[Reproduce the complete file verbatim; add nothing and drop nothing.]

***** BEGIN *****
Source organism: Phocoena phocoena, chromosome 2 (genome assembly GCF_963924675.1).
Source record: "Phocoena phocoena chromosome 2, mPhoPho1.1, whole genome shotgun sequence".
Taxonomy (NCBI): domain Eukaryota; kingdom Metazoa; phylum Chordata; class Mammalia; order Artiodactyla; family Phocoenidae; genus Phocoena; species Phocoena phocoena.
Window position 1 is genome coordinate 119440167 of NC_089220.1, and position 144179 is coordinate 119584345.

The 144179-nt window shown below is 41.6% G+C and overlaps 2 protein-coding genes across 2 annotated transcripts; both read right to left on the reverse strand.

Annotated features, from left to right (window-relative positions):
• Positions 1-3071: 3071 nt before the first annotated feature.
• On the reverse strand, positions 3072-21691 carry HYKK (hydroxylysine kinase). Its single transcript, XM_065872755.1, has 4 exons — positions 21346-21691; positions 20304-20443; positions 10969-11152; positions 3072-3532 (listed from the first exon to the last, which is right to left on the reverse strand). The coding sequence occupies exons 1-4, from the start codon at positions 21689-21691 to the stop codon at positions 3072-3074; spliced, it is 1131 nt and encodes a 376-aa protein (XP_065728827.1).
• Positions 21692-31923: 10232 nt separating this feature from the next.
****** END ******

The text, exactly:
Source organism: Phocoena phocoena, chromosome 2 (genome assembly GCF_963924675.1).
Source record: "Phocoena phocoena chromosome 2, mPhoPho1.1, whole genome shotgun sequence".
Taxonomy (NCBI): domain Eukaryota; kingdom Metazoa; phylum Chordata; class Mammalia; order Artiodactyla; family Phocoenidae; genus Phocoena; species Phocoena phocoena.
Window position 1 is genome coordinate 119440167 of NC_089220.1, and position 144179 is coordinate 119584345.

The 144179-nt window shown below is 41.6% G+C and overlaps 2 protein-coding genes across 2 annotated transcripts; both read right to left on the reverse strand.

Annotated features, from left to right (window-relative positions):
• Positions 1-3071: 3071 nt before the first annotated feature.
• On the reverse strand, positions 3072-21691 carry HYKK (hydroxylysine kinase). Its single transcript, XM_065872755.1, has 4 exons — positions 21346-21691; positions 20304-20443; positions 10969-11152; positions 3072-3532 (listed from the first exon to the last, which is right to left on the reverse strand). The coding sequence occupies exons 1-4, from the start codon at positions 21689-21691 to the stop codon at positions 3072-3074; spliced, it is 1131 nt and encodes a 376-aa protein (XP_065728827.1).
• Positions 21692-31923: 10232 nt separating this feature from the next.